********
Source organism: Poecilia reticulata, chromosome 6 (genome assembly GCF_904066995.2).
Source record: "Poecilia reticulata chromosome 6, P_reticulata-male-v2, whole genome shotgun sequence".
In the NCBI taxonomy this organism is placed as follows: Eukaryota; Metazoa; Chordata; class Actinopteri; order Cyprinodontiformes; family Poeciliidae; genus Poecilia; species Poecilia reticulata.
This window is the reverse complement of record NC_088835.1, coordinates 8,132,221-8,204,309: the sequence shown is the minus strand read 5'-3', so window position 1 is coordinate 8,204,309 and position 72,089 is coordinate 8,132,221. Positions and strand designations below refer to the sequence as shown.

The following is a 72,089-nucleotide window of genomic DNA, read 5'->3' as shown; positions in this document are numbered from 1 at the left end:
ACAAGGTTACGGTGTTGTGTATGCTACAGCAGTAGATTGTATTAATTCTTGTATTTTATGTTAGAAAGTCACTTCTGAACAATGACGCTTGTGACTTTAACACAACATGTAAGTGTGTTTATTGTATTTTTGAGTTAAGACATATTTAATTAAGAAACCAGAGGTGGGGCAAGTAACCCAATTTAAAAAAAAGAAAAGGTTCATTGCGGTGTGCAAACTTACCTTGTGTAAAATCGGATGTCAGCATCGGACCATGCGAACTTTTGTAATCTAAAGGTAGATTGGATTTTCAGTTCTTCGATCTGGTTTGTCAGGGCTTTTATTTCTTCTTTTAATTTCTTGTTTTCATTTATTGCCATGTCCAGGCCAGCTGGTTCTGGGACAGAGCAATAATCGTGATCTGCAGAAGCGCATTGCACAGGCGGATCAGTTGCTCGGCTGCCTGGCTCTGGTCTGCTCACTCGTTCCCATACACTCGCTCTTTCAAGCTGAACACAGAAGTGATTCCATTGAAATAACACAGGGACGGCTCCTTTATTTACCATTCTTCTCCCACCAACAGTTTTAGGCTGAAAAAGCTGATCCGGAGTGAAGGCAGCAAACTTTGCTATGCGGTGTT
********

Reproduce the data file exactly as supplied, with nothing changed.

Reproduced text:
Source organism: Poecilia reticulata, chromosome 6 (genome assembly GCF_904066995.2).
Source record: "Poecilia reticulata chromosome 6, P_reticulata-male-v2, whole genome shotgun sequence".
In the NCBI taxonomy this organism is placed as follows: Eukaryota; Metazoa; Chordata; class Actinopteri; order Cyprinodontiformes; family Poeciliidae; genus Poecilia; species Poecilia reticulata.
This window is the reverse complement of record NC_088835.1, coordinates 8,132,221-8,204,309: the sequence shown is the minus strand read 5'-3', so window position 1 is coordinate 8,204,309 and position 72,089 is coordinate 8,132,221. Positions and strand designations below refer to the sequence as shown.

The following is a 72,089-nucleotide window of genomic DNA, read 5'->3' as shown; positions in this document are numbered from 1 at the left end:
ACAAGGTTACGGTGTTGTGTATGCTACAGCAGTAGATTGTATTAATTCTTGTATTTTATGTTAGAAAGTCACTTCTGAACAATGACGCTTGTGACTTTAACACAACATGTAAGTGTGTTTATTGTATTTTTGAGTTAAGACATATTTAATTAAGAAACCAGAGGTGGGGCAAGTAACCCAATTTAAAAAAAAGAAAAGGTTCATTGCGGTGTGCAAACTTACCTTGTGTAAAATCGGATGTCAGCATCGGACCATGCGAACTTTTGTAATCTAAAGGTAGATTGGATTTTCAGTTCTTCGATCTGGTTTGTCAGGGCTTTTATTTCTTCTTTTAATTTCTTGTTTTCATTTATTGCCATGTCCAGGCCAGCTGGTTCTGGGACAGAGCAATAATCGTGATCTGCAGAAGCGCATTGCACAGGCGGATCAGTTGCTCGGCTGCCTGGCTCTGGTCTGCTCACTCGTTCCCATACACTCGCTCTTTCAAGCTGAACACAGAAGTGATTCCATTGAAATAACACAGGGACGGCTCCTTTATTTACCATTCTTCTCCCACCAACAGTTTTAGGCTGAAAAAGCTGATCCGGAGTGAAGGCAGCAAACTTTGCTATGCGGTGTT